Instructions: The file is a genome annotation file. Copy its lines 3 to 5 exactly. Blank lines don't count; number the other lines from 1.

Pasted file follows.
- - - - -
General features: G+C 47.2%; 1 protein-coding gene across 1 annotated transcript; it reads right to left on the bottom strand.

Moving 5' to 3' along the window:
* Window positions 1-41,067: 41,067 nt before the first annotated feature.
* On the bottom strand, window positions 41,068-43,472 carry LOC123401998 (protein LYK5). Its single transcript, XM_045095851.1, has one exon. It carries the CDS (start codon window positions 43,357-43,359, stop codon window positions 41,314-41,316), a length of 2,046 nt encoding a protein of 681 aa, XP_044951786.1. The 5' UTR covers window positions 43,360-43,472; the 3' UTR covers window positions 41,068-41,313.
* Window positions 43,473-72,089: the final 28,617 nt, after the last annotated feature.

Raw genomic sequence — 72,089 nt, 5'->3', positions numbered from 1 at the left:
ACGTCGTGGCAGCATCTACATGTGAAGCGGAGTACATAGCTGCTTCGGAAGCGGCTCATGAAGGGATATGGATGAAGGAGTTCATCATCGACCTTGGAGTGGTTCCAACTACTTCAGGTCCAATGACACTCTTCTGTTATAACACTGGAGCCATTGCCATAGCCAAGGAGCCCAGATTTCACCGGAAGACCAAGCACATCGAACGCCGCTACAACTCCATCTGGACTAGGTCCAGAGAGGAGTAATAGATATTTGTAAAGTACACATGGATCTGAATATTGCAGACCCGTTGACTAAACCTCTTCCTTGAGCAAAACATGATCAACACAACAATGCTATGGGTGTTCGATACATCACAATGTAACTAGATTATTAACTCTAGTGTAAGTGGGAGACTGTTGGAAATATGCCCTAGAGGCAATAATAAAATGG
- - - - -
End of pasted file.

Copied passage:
* Window positions 1-41,067: 41,067 nt before the first annotated feature.
* On the bottom strand, window positions 41,068-43,472 carry LOC123401998 (protein LYK5). Its single transcript, XM_045095851.1, has one exon. It carries the CDS (start codon window positions 43,357-43,359, stop codon window positions 41,314-41,316), a length of 2,046 nt encoding a protein of 681 aa, XP_044951786.1. The 5' UTR covers window positions 43,360-43,472; the 3' UTR covers window positions 41,068-41,313.
* Window positions 43,473-72,089: the final 28,617 nt, after the last annotated feature.